(1) The inspection team from the Myanmar National Human Rights Commission visited and inspected the following internally displaced persons (IDP) camps in Kachin State:
(2) It is learnt that displaced villagers fled into the forest because of fear from being hit by bomb explosions that fell near their villages and because of fear of clashes of the armed organizations of the two sides near their villages.
(3) It is learnt that, along the route of escape, they had faced difficulties from shortage of food and potable water, shortage of medicines for sickness and diarrhea and not having enough shelters. Moreover, elderly persons and children were unable to walk due to malnutrition and had to be carried and some pregnant women had to give birth in the forest and some newly born babies and elderly persons died due to severe weather conditions.
(4) In addition, villagers stated that at the time they were hiding in the forest, there was shortage of food and villagers who went back to their villages to fetch for food found out that their houses were destroyed, furniture and household items and their pets lost.
(5) It is learnt that in most of the IDP camps inspected by the Commission’s team, villagers have been facing the following difficulties:
(a) as the donated temporary tents are not adequate and as there is no partition between one family and another in the tents, there is possibility of unnecessary social problems and occurrence of communicable diseases;
(b) there is lack of potable water and unclean water for bathing;
(c) as the kitchen is close to sleeping area in the camps where cooking for families is permitted, there is fire hazard;
(d) number of toilets are not enough for people;
(e) at the time of heavy raining during monsoon season, the floor of living quarter is submerged under water;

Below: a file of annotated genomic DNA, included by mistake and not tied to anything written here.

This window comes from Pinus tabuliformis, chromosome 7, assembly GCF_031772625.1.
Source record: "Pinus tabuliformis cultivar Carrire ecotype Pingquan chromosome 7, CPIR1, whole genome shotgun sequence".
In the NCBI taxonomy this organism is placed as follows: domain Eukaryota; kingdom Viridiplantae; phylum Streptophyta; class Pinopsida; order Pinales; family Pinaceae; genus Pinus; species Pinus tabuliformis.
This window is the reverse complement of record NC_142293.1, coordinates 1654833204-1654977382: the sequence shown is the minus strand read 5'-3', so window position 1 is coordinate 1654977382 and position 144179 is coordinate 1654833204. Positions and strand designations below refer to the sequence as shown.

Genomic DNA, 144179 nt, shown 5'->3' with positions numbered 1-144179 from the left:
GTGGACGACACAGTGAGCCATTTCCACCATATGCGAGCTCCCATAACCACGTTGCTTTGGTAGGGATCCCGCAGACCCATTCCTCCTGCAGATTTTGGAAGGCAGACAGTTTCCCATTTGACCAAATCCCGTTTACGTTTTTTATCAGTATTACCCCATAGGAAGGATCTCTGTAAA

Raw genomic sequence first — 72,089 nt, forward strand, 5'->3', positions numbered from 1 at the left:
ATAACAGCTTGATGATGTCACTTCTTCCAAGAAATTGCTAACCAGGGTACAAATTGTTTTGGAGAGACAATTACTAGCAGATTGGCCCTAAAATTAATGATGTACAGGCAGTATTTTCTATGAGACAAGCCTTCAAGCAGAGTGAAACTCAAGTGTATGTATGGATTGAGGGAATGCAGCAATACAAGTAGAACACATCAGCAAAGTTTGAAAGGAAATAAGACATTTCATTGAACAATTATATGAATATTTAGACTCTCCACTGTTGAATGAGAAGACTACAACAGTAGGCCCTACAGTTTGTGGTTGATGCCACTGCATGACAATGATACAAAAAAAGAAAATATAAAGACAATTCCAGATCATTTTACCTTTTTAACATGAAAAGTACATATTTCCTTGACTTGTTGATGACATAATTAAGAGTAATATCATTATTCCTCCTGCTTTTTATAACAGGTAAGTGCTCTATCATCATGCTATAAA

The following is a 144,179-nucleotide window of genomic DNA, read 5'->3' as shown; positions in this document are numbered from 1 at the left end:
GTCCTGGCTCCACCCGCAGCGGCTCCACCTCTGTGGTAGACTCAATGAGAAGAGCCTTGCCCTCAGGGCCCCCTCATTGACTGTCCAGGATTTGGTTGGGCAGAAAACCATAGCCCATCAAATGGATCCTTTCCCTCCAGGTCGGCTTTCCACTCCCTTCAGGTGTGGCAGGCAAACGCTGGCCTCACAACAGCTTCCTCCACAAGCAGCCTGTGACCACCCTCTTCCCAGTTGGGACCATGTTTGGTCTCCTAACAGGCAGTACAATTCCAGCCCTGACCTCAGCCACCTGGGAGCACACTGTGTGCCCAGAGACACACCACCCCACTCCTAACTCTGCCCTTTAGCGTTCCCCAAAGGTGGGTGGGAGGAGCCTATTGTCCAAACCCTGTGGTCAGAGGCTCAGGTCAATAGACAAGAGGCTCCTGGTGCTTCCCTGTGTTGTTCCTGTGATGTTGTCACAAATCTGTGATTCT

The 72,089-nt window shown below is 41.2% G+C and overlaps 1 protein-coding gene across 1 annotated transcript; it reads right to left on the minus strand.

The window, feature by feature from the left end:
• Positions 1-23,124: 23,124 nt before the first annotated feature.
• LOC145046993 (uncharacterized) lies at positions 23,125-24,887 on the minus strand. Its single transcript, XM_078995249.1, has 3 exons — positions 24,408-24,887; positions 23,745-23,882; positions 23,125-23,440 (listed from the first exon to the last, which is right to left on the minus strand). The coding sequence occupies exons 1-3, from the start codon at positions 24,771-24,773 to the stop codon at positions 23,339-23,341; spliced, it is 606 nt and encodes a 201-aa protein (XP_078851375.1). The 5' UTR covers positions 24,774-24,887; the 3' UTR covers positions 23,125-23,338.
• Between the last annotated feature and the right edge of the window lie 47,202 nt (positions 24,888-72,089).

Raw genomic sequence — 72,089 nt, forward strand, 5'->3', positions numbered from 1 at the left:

(f) as donors and well wishers donate mainly rice and peas, there is requirement of fund for other food items;
(g) although responsible persons have arranged for children to attend school, villagers in the camps for displaced persons lack fund and hence unable to provide other requirements of children;
(h) although boarding and tuition fees could be paid from the proceeds of sale from the crops of hill-side cultivation and cattle for some eighth, ninth and tenth standards students who were sent to boarding schools in the past, being in the IDP camps in the present situation deprived them of any income and is facing difficulty for children’s education;
(i) as the season for paddy cultivation is already over for the coming year,in addition to damage of rice and paddy reserved for consumption during monsoon season in villages, there is difficulty for their livelihood for two years.
(6) As the Commission’s inspection team was unable to visit Danai town due to time constraint, some responsible persons from IDP camps of Danai town came to Myitkyina and met with the members of the Commission and told their difficulties that there are four camps, i.e., KBC, RC, AG and COC, having 333 households with 1317 members; that as such camps have not been recognized as IDP camps, they have not received any aid provided by the State as well as donations and humanitarian assistance; and that in addition, like IDP camps in Myitkyina, they have been facing congestion in the camps, shortage of food and water, education and health problems for their children.
(7) Based on the foregoing findings, it is assumed that, in order to overcome the difficulties currently faced by the IDPs, the Union Government should not only provide necessary aid and assistance effectively but also make appropriate arrangements for humanitarian assistance donated by local and foreign donors accessible to them.
(8) Although the skirmishes have stopped at present, it is seen that as the displaced persons dare not return to their villages, the respective Hluttaw Representatives, responsible persons from the State Government and responsible military officials undertaking the security of the region, together with village administrators and village elders, should visit such villages and arrange for the security, building of trust and confidence, hill-side cultivation and to live and move freely within the region.
(9) As the citizens living in the villages, including elderly people, children, pregnant women and the disabled, are faced with above-mentioned manifold problems, the Myanmar National Human Rights Commission would like to urge for the early realization of the Union Peace Process which the State is currently implementing.
View the original statement HERE.